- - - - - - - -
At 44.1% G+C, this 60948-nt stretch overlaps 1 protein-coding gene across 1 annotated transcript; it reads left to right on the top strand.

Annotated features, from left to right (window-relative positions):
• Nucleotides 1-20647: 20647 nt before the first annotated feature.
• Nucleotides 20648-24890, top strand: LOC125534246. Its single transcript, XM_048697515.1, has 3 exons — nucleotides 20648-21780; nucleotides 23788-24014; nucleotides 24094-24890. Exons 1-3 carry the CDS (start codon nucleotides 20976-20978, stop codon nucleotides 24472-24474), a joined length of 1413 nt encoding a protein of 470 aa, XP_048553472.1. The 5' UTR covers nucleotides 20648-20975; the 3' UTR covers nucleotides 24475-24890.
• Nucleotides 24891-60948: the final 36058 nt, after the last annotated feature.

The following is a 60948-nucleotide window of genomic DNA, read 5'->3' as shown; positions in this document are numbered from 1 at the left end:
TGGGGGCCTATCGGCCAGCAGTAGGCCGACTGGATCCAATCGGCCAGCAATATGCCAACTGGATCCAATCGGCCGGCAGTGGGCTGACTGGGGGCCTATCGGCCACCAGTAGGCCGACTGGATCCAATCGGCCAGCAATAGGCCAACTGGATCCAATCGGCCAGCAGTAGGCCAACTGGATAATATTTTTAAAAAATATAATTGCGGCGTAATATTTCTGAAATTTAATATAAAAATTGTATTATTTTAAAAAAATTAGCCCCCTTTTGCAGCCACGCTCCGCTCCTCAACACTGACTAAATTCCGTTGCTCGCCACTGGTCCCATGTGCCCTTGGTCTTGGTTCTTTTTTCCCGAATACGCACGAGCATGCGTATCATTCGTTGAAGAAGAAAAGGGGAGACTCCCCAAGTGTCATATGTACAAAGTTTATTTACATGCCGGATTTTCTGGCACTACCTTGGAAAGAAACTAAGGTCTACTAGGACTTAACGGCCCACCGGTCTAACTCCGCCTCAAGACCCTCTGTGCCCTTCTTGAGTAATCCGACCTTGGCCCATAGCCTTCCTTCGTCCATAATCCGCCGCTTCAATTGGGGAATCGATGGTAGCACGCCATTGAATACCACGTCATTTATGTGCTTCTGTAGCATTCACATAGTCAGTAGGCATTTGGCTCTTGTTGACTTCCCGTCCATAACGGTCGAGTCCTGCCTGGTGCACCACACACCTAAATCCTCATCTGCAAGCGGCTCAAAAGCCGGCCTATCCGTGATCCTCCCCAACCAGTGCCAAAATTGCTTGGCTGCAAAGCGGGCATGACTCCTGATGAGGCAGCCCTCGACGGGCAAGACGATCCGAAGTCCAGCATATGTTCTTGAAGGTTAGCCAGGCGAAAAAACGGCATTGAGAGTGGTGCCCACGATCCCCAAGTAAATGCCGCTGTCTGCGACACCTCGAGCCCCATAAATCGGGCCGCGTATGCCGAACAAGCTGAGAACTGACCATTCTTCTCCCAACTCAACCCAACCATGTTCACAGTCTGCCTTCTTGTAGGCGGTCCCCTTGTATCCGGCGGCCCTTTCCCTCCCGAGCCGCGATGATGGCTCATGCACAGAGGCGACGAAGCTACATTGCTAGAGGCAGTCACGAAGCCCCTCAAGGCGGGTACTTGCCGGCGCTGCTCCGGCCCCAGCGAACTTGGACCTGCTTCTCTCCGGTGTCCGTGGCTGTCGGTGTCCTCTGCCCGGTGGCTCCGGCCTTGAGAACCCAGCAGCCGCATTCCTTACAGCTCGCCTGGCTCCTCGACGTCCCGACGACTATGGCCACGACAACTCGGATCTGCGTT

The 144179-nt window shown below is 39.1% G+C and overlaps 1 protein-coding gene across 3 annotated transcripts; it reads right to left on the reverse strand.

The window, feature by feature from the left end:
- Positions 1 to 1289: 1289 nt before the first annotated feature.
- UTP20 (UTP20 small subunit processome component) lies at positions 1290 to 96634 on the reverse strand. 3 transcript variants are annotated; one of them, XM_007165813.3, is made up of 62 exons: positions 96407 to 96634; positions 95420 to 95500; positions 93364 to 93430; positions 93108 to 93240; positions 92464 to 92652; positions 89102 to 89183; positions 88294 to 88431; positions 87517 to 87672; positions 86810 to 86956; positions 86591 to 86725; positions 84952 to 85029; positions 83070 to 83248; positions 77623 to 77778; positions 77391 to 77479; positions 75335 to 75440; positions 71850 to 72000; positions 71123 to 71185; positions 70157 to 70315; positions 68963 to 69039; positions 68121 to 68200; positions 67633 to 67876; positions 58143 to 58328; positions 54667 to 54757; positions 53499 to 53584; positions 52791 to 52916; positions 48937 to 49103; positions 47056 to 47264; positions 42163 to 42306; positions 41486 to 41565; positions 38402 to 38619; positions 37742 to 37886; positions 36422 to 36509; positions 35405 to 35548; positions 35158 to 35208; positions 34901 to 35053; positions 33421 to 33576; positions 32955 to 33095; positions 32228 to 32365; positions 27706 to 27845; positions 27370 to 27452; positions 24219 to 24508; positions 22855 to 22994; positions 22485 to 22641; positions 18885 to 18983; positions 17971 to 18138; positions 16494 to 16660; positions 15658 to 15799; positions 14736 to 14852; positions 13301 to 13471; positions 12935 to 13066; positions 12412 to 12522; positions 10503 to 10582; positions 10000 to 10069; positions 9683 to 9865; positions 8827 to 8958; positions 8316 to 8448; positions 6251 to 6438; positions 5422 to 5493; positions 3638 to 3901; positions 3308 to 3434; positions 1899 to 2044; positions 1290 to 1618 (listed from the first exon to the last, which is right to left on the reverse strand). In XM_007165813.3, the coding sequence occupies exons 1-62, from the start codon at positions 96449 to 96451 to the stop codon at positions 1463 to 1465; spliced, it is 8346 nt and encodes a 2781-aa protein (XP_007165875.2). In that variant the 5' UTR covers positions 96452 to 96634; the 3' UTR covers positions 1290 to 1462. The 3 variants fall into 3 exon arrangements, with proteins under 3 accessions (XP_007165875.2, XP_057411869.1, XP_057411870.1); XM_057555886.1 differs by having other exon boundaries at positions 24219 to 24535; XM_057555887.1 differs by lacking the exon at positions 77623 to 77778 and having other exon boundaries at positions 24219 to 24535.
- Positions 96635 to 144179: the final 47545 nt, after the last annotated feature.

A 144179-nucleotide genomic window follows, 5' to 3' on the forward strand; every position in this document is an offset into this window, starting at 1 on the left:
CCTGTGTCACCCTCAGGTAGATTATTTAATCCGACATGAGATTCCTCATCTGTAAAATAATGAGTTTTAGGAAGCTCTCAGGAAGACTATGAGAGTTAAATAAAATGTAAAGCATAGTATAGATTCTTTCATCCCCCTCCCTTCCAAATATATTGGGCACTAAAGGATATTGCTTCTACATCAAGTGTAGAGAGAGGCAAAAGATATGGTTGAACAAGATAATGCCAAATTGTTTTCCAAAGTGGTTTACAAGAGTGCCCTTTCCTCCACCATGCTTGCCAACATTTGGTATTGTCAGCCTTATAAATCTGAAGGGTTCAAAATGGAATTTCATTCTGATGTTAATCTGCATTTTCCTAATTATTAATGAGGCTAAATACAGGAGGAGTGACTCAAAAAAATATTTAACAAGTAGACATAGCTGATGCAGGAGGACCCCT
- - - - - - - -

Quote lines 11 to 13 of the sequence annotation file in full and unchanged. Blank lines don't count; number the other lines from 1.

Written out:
- UTP20 (UTP20 small subunit processome component) lies at positions 1290 to 96634 on the reverse strand. 3 transcript variants are annotated; one of them, XM_007165813.3, is made up of 62 exons: positions 96407 to 96634; positions 95420 to 95500; positions 93364 to 93430; positions 93108 to 93240; positions 92464 to 92652; positions 89102 to 89183; positions 88294 to 88431; positions 87517 to 87672; positions 86810 to 86956; positions 86591 to 86725; positions 84952 to 85029; positions 83070 to 83248; positions 77623 to 77778; positions 77391 to 77479; positions 75335 to 75440; positions 71850 to 72000; positions 71123 to 71185; positions 70157 to 70315; positions 68963 to 69039; positions 68121 to 68200; positions 67633 to 67876; positions 58143 to 58328; positions 54667 to 54757; positions 53499 to 53584; positions 52791 to 52916; positions 48937 to 49103; positions 47056 to 47264; positions 42163 to 42306; positions 41486 to 41565; positions 38402 to 38619; positions 37742 to 37886; positions 36422 to 36509; positions 35405 to 35548; positions 35158 to 35208; positions 34901 to 35053; positions 33421 to 33576; positions 32955 to 33095; positions 32228 to 32365; positions 27706 to 27845; positions 27370 to 27452; positions 24219 to 24508; positions 22855 to 22994; positions 22485 to 22641; positions 18885 to 18983; positions 17971 to 18138; positions 16494 to 16660; positions 15658 to 15799; positions 14736 to 14852; positions 13301 to 13471; positions 12935 to 13066; positions 12412 to 12522; positions 10503 to 10582; positions 10000 to 10069; positions 9683 to 9865; positions 8827 to 8958; positions 8316 to 8448; positions 6251 to 6438; positions 5422 to 5493; positions 3638 to 3901; positions 3308 to 3434; positions 1899 to 2044; positions 1290 to 1618 (listed from the first exon to the last, which is right to left on the reverse strand). In XM_007165813.3, the coding sequence occupies exons 1-62, from the start codon at positions 96449 to 96451 to the stop codon at positions 1463 to 1465; spliced, it is 8346 nt and encodes a 2781-aa protein (XP_007165875.2). In that variant the 5' UTR covers positions 96452 to 96634; the 3' UTR covers positions 1290 to 1462. The 3 variants fall into 3 exon arrangements, with proteins under 3 accessions (XP_007165875.2, XP_057411869.1, XP_057411870.1); XM_057555886.1 differs by having other exon boundaries at positions 24219 to 24535; XM_057555887.1 differs by lacking the exon at positions 77623 to 77778 and having other exon boundaries at positions 24219 to 24535.
- Positions 96635 to 144179: the final 47545 nt, after the last annotated feature.

A 144179-nucleotide genomic window follows, 5' to 3' on the forward strand; every position in this document is an offset into this window, starting at 1 on the left: